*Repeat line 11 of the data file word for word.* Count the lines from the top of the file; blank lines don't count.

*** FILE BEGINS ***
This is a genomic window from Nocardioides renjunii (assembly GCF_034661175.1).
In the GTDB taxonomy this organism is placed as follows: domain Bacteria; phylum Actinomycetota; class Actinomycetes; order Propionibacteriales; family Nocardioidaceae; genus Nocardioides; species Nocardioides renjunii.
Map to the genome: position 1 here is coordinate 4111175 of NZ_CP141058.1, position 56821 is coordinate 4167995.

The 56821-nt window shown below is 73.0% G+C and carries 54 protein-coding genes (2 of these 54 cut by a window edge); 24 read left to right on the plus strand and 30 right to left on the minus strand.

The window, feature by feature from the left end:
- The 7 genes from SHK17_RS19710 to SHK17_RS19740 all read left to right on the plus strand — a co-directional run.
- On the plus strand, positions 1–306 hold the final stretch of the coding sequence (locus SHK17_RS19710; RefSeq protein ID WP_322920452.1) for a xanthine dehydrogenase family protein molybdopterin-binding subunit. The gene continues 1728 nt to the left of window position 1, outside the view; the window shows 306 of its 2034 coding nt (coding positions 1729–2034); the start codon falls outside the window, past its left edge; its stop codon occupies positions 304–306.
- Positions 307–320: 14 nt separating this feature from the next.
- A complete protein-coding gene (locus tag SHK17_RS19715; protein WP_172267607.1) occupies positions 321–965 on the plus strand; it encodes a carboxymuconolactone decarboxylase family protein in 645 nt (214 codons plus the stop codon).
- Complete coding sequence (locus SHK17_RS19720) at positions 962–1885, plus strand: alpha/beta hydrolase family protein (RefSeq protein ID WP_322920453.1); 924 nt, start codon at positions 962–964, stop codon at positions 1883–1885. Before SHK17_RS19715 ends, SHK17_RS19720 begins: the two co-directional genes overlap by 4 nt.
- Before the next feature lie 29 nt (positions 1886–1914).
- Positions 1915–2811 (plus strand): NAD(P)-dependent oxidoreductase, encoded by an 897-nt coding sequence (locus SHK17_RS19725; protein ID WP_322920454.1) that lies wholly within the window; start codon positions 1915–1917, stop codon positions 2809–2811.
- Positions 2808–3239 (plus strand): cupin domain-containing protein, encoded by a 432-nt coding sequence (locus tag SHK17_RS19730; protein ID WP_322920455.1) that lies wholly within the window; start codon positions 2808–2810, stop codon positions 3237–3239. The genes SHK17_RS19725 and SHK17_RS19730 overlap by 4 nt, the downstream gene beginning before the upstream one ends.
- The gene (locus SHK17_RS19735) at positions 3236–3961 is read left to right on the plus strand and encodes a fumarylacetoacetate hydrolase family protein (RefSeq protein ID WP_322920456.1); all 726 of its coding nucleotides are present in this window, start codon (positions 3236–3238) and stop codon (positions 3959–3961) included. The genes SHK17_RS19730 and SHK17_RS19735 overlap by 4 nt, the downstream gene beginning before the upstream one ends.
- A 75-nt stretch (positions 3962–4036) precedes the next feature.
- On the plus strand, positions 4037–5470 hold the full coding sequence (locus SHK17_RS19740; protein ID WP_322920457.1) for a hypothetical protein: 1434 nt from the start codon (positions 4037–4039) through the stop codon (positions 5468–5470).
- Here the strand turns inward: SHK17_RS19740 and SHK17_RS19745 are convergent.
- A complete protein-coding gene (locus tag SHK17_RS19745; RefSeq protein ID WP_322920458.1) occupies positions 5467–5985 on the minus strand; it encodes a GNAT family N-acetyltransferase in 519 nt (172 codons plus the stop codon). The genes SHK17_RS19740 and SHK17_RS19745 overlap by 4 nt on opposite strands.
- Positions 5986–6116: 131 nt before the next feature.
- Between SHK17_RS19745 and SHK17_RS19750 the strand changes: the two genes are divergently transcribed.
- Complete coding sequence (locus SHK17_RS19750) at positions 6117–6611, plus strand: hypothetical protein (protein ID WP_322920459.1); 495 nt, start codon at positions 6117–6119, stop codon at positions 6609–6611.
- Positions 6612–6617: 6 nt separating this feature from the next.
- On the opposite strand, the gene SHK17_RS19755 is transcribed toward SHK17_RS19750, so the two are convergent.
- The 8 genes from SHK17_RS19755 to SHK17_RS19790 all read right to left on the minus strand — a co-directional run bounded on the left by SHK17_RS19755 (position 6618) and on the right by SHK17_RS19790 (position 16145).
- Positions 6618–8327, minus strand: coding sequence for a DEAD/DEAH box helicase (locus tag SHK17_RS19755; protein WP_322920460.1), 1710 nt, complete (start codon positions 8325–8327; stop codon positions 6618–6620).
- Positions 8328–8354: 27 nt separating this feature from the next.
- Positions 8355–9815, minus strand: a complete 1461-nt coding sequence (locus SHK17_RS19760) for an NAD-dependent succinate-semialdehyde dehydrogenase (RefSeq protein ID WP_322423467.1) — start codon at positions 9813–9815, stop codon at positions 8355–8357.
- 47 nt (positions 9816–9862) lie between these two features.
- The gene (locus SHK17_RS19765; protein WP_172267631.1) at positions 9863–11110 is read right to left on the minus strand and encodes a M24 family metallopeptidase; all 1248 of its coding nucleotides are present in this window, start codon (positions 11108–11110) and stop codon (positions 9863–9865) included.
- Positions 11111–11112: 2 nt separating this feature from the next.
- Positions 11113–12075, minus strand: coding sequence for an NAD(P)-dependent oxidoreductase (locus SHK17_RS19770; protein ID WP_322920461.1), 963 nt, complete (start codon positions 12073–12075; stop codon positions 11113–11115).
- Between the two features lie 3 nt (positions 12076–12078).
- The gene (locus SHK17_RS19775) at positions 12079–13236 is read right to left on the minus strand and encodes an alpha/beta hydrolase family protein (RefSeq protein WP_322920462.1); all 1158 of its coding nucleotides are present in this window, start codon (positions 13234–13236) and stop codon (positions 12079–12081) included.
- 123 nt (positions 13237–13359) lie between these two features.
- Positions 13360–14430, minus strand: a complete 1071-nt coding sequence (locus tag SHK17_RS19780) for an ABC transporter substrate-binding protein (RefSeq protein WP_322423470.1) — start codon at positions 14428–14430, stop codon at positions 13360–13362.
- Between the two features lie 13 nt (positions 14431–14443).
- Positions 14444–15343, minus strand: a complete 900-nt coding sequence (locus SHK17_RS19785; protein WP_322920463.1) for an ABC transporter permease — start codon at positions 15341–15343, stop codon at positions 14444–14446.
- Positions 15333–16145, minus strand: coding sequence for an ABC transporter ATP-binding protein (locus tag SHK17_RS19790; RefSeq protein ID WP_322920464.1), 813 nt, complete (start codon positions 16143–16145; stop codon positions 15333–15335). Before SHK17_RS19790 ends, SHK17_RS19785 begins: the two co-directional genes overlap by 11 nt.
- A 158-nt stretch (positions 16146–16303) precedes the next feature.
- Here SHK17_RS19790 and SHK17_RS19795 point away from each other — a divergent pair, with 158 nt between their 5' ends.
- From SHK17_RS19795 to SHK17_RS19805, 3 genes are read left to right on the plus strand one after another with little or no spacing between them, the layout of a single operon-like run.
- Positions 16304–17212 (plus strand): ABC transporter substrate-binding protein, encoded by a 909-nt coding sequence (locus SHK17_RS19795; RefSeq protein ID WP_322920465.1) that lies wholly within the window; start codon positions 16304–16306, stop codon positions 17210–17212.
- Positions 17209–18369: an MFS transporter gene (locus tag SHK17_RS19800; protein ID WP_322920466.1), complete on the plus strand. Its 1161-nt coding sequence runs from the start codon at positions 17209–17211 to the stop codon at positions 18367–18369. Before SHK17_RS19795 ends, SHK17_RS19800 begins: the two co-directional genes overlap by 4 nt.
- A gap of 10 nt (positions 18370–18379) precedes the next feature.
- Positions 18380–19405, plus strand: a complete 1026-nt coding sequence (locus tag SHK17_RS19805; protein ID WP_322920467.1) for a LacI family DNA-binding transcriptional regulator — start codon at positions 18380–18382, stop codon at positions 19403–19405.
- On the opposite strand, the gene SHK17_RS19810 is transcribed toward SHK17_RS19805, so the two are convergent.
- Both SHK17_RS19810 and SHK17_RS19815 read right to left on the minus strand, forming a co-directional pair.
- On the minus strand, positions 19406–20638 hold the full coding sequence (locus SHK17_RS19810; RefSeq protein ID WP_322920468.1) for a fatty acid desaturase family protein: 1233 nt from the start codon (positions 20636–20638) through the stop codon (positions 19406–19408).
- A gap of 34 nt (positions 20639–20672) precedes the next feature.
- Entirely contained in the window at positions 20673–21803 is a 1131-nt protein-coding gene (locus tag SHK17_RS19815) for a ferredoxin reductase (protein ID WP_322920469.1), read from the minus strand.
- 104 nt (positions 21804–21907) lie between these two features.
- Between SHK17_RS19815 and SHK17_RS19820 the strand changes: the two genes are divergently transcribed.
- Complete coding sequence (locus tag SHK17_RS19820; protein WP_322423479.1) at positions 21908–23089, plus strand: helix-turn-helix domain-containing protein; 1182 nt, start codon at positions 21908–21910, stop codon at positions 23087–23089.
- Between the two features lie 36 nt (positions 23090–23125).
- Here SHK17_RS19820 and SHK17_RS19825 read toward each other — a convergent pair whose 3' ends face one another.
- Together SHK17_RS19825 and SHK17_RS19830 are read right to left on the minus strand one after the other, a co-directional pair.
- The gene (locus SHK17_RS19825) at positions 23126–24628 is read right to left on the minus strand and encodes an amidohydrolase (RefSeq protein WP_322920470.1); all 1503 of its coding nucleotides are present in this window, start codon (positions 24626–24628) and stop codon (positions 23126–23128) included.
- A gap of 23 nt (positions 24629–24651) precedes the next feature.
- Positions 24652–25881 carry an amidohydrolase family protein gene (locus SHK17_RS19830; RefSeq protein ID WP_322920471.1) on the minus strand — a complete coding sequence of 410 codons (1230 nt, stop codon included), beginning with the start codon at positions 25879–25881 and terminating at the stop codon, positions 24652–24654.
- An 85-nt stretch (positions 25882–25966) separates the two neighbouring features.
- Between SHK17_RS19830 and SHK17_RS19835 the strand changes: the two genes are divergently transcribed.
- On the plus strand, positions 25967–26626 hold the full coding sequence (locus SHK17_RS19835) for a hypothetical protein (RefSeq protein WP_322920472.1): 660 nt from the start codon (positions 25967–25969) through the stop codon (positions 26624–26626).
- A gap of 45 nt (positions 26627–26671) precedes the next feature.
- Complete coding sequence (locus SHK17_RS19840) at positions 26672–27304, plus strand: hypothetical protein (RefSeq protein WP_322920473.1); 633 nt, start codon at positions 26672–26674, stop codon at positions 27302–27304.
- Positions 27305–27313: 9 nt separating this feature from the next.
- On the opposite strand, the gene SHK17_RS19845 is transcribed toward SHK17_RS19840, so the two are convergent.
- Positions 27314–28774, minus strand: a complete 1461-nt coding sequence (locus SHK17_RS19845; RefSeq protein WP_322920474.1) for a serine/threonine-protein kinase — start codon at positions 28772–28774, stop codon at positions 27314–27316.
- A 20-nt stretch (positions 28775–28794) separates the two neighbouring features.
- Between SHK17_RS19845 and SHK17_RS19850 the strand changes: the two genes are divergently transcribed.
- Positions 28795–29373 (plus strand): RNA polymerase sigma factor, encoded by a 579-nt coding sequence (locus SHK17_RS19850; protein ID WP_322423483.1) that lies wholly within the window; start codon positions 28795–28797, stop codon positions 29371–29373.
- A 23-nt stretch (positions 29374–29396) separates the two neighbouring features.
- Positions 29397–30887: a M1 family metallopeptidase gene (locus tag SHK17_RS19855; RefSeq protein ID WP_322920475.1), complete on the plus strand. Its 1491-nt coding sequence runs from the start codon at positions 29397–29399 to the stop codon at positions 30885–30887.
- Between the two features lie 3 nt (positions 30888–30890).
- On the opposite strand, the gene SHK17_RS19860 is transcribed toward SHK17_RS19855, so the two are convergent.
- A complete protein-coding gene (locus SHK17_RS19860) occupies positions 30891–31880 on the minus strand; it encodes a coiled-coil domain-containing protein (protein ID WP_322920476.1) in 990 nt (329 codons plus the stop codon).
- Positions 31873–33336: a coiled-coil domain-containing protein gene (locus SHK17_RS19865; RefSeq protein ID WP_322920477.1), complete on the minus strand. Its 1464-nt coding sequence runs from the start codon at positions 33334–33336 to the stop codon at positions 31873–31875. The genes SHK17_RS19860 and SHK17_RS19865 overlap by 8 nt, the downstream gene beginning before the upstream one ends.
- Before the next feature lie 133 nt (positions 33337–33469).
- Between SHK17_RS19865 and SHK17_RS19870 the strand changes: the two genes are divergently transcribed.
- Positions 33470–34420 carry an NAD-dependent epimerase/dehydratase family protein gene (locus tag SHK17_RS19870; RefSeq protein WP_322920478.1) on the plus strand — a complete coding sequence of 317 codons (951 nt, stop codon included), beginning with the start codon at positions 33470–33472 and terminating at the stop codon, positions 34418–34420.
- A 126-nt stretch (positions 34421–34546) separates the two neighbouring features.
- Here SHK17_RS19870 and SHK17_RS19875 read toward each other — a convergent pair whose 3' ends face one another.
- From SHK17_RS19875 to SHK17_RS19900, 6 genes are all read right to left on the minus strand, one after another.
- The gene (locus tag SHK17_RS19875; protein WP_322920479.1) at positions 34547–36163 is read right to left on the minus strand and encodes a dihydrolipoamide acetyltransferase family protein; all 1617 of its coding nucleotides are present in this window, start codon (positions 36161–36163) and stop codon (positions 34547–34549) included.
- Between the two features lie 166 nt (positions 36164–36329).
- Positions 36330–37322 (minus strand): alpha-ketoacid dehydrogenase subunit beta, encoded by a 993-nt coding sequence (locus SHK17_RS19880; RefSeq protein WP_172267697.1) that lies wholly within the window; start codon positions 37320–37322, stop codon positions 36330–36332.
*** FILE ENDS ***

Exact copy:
- Before the next feature lie 29 nt (positions 1886–1914).